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Retired NBA star Charles Barkley has never been shy about expressing his opinion, no matter what the subject.
On Thursday night, Barkley harshly criticized Vice President Mike Pence — saying Pence “needs to shut the hell up” — after the vice president earlier in the day slammed the NBA for cowardice and hypocrisy regarding the Hong Kong-China controversy.
During a speech in Washington, Pence said he was disappointed that NBA players and executives didn’t speak out on behalf of Hong Kong’s pro-democracy demonstrators, and seemed more interested in protecting their money-making opportunities in communist China.
NBA ‘ACTING LIKE A WHOLLY OWNED SUBSIDIARY OF CHINA,’ PENCE SAYS AMID CONTROVERSY OVER HONG KONG TWEET
Pence said the NBA acted like a “wholly owned subsidiary” of China’s “authoritarian regime” after Houston Rockets general manager Daryl Morey posted a Twitter message in support of Hong Kong’s people.
“Some of the NBA’s biggest players and owners, who routinely exercise their freedom to criticize this country, lose their voices when it comes to the freedom and rights of other peoples,” Pence said. “In siding with the Chinese Communist Party and silencing free speech, the NBA is acting like a wholly owned subsidiary of the authoritarian regime.”
Pence also took aim at sports apparel company Nike, a longtime business partner of the NBA and its players.
“Nike promotes itself as a so-called ‘social-justice champion,’” Pence said. “But when it comes to Hong Kong, it prefers checking its social conscience at the door.”
Pence’s speech was the Wilson Center’s inaugural Frederic V. Malek Public Service Leadership Lecture, and came as President Trump’s administration tries to negotiate a new trade deal with China.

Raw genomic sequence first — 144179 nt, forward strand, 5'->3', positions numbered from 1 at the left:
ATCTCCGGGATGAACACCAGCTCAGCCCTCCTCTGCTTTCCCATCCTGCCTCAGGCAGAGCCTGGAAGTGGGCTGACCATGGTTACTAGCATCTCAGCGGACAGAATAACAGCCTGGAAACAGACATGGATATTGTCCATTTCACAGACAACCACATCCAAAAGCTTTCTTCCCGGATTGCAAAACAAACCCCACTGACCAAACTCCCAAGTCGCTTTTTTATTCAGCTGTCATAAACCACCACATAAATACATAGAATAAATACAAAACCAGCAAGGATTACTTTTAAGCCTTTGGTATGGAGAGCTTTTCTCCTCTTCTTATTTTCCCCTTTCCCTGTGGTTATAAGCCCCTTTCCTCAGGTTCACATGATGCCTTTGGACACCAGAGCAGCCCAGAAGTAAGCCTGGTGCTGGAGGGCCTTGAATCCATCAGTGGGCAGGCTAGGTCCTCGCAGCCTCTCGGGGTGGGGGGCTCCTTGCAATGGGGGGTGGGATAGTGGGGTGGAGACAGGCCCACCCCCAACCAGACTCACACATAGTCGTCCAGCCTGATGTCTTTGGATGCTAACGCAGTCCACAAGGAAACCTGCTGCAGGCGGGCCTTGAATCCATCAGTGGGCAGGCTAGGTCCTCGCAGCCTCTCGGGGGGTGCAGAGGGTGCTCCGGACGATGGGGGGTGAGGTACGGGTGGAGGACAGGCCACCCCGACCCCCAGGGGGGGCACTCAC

The vice president also sounded off on previous U.S. administrations, which he claimed had tolerated unfair trade terms for the U.S. and looked the other way as China mistreated its citizens.
“The political establishment was not only silent in the faces of China’s economic aggression and human rights abuses, but enabled them,” Pence charged.
But during Thursday’s NBA pregame show on TNT, Barkley said Pence was guilty of hypocrisy on the subject of China.
“Vice President Pence needs to shut the hell up, number one,” Barkley said to a panel of his TNT colleagues as well as NBA commissioner Adam Silver. “All American companies are doing business in China. I thought the criticism of commissioner Silver and LeBron James was unfair.
Barkley added: “Daryl Morey, who I like, he can say whatever he wants to. But there are consequences. I don’t understand why these holier-than-thou politicians, if they’re so worried about China, why don’t they stop all transactions with China?
“President Trump has been talking about and arguing with tariffs for China for the last two years,” Barkley continued. “I think it’s unfair for them to do all their business in China and just because this thing happens try to make the NBA and our players look bad. All American companies do business in China. Period.”
“President Trump has been talking about and arguing with tariffs for China for the last two years. … All American companies do business in China. Period.”
Many NBA fans appear to take a different view than Barkley. Demonstrations in support of Hong Kong have taken place at NBA games in Brooklyn, N.Y., and Los Angeles, and in Philadelphia a fan was ejected over a pro-Hong Kong sign.
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During Thursday’s speech, Pence noted that the FBI has 1,000 active investigations underway regarding the theft of intellectual property, with the the majority involving China.
Last December, Pence said, the Justice Department announced it had broken up a hacking operation in which Chinese officials stole the names and data of 100,000 U.S. Navy personnel as well as ship maintenance information “with grave implications for our national security,” Pence said.
At a separate cybersecurity event in Washington, the Justice Department’s top national security official, John Demers, said any progress in U.S.-China trade talks would have no bearing on future prosecutions involving Chinese espionage or intellectual property theft. Only a change in behavior by the Chinese would affect those decisions, he said.
The Associated Press contributed to this story.
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